Every few years, those outside of Australia take notice of the beats and beatmakers coming up from down under. For those paying attention, the recent wave of artists like Flume, Anna Lunoe and Uberjak'd finding success overseas reveals less of a trend and more of a reality that the island continent is indeed a hotbed of good music. Sydney-based Alison Wonderland, whose Calm Down EP released this week, is a testament to the bounty of this talent pool.
"Flume blew up here but before that, Australian's weren't really that enthusiastic about going to watch an Australian play," Wonderland explains. "They thought their country wasn't special. All of the sudden everyone started going to his shows and then other Australian artists started feeling more confident about putting out their music. You could feel so much positive energy and encouragement from the public; it kinda drove people to actually put their music out."
Wonderland began her musical career as a classical cellist. In fact, she says that had it not been for a transformative experience listening to The Knife, she'd be in Europe somewhere studying classical music.
"One day I was like 'fuck this, I don't love it anymore,'" she says of studying the cello. "I love The Knife album, Silent Shout. I'm going to start making music and I'm gonna work in a call center and save money to buy a laptop and then I'm gonna sit in my room with the curtains down and not eat for a day and write music. And that's kinda what happened."
For a while, Wonderland produced under the alias Whyte Fang, though her face and name were unattached to the project. "I was kinda scared people would doubt that I could actually do this," she admits. "I wanted to it speak for itself rather than people possibly judge this little blonde girl."
As Alison Wonderland, she came to international attention when her track, the ethereally trap-esque "I Want U," broke through on Hype Machine. Its success led to a deal with Astralwerks, and plans to tour internationally next year after a slate of gigs at Australian festivals like Stereosonic and Falls Festival. While gigs like these are big opportunities, Wonderland prides herself on having built up a fanbase through slow and steady touring on her own terms.
"I decided to throw warehouse parties instead of playing at clubs," she explains. "I put one post up on my Facebook and I sent it to my agent. He was like 'ok, if we sell 200 tickets in each city, we'll celebrate. We sold 10,000 tickets in three days!"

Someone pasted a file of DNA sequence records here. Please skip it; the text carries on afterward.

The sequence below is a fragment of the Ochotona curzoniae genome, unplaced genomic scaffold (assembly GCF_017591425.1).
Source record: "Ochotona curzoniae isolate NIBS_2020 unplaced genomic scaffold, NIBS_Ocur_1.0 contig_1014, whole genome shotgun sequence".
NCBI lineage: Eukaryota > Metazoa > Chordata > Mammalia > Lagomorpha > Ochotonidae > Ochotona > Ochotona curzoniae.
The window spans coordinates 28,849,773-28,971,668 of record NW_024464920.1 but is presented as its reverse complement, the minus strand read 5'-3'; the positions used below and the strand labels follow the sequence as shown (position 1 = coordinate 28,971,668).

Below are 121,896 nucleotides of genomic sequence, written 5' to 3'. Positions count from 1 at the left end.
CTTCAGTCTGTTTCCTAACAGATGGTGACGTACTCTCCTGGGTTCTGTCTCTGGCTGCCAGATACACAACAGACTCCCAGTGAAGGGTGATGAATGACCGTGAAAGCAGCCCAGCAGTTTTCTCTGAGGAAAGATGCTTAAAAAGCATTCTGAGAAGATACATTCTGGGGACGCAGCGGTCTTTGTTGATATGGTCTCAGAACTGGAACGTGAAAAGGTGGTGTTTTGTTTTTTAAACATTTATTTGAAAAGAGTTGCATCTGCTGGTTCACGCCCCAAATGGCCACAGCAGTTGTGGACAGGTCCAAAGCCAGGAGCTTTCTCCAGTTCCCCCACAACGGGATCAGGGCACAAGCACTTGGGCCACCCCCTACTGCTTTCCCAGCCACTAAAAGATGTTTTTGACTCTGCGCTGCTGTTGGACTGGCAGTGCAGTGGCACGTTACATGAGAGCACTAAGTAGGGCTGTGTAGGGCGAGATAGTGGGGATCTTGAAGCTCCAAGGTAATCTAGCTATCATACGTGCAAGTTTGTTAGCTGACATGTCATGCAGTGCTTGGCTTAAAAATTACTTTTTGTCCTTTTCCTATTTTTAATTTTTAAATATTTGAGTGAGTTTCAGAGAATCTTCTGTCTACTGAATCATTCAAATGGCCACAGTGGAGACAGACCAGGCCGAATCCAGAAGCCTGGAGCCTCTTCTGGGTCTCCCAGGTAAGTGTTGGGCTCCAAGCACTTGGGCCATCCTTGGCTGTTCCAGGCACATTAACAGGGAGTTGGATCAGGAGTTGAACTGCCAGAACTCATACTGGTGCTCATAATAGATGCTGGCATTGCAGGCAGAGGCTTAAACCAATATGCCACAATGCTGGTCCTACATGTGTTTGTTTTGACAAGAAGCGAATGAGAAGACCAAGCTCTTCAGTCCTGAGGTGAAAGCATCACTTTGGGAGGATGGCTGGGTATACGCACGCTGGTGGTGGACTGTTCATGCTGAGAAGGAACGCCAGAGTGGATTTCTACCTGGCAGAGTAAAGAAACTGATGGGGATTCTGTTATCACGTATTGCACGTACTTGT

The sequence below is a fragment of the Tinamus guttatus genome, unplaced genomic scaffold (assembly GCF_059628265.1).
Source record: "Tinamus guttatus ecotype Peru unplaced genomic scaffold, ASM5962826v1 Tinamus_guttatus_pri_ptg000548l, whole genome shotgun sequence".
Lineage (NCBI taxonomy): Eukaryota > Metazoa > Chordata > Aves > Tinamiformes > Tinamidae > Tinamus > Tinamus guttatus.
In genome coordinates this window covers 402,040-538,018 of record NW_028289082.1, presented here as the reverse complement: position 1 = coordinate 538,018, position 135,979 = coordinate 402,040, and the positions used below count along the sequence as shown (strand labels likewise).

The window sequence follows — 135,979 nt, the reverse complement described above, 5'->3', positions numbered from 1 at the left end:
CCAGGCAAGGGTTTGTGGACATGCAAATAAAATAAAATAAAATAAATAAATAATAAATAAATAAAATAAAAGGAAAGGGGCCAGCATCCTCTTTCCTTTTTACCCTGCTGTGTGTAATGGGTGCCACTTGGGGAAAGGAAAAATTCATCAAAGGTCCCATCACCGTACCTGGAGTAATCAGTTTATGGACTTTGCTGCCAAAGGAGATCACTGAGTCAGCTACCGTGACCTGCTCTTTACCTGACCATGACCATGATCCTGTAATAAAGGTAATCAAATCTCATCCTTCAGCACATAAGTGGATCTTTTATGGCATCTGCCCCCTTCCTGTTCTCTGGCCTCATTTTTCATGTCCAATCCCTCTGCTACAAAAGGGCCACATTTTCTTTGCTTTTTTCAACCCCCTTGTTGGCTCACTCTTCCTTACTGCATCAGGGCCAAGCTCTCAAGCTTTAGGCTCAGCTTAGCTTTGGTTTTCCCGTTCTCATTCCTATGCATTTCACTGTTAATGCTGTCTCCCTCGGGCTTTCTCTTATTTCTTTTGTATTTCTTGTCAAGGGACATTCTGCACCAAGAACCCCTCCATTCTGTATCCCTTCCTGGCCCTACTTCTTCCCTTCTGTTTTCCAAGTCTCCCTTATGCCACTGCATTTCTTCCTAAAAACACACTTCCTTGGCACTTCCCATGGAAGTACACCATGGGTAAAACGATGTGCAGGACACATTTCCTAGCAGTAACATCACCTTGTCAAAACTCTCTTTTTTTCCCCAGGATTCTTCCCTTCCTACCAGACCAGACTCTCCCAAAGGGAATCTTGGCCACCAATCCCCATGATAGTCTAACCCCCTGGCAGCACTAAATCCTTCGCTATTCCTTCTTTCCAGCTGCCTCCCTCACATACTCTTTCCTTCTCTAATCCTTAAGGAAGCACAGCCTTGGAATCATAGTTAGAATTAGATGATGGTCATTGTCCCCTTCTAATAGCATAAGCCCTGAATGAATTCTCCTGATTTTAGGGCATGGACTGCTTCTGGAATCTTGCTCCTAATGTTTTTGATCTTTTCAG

Calm Down is a collection of five tunes released over the past year, each of which showcases Wonderland's starlight soprano and propensity for heavy bass to delightful and addictive effect. From the kiss-off of "Cold" to the Djemba Djemba-featuring "Sugar High" (which Wonderland says she recorded with the producer in the Australian bush while on a gummy bear-fueled sugar high), each track is both club-ready and headphone-friendly—a rare feat for producers in 2014.
Even though she throws down bangers in warehouses, Wonderland is still a cellist and self-described secret dork at home where her cello gets some love, including on the EP's final track, "Space."
"I recorded that in my bedroom drunk, playing my 200 year-old cello, so there's a fun fact," she confesses. "I just got really wasted and came home and recorded the vocals on my iPhone voice memo. I was listening to "Lollipop" by Lil Wayne and I was like, 'fuck, this beat's rad.'"
Weezy influences aside, the cello remains a deeply personal aspect of Wonderland's musical expression.
"I'll play for 40,000 people and it feels way less intimate and way less nerveracking than playing cello for 40 people," she says. "I still feel vulnerable when I'm on stage now playing my tracks but playing cello is playing a very, very intimate thing."
Calm Down is out now on Astralwerks and available on iTunes.